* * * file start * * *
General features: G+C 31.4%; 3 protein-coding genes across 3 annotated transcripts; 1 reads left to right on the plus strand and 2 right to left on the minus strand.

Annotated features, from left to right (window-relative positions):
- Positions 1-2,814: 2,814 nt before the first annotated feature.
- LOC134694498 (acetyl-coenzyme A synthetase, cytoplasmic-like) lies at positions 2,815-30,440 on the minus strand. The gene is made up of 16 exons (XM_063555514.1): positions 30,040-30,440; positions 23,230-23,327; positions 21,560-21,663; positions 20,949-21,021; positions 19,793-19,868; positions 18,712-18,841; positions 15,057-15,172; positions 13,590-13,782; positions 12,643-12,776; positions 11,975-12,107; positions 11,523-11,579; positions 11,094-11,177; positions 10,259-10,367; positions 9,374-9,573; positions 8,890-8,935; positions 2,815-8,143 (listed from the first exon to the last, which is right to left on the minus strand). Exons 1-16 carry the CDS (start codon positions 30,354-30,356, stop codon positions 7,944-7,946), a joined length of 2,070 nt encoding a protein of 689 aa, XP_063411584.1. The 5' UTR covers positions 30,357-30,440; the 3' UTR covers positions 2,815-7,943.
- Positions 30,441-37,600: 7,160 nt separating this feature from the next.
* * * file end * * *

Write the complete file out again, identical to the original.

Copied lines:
General features: G+C 31.4%; 3 protein-coding genes across 3 annotated transcripts; 1 reads left to right on the plus strand and 2 right to left on the minus strand.

Annotated features, from left to right (window-relative positions):
- Positions 1-2,814: 2,814 nt before the first annotated feature.
- LOC134694498 (acetyl-coenzyme A synthetase, cytoplasmic-like) lies at positions 2,815-30,440 on the minus strand. The gene is made up of 16 exons (XM_063555514.1): positions 30,040-30,440; positions 23,230-23,327; positions 21,560-21,663; positions 20,949-21,021; positions 19,793-19,868; positions 18,712-18,841; positions 15,057-15,172; positions 13,590-13,782; positions 12,643-12,776; positions 11,975-12,107; positions 11,523-11,579; positions 11,094-11,177; positions 10,259-10,367; positions 9,374-9,573; positions 8,890-8,935; positions 2,815-8,143 (listed from the first exon to the last, which is right to left on the minus strand). Exons 1-16 carry the CDS (start codon positions 30,354-30,356, stop codon positions 7,944-7,946), a joined length of 2,070 nt encoding a protein of 689 aa, XP_063411584.1. The 5' UTR covers positions 30,357-30,440; the 3' UTR covers positions 2,815-7,943.
- Positions 30,441-37,600: 7,160 nt separating this feature from the next.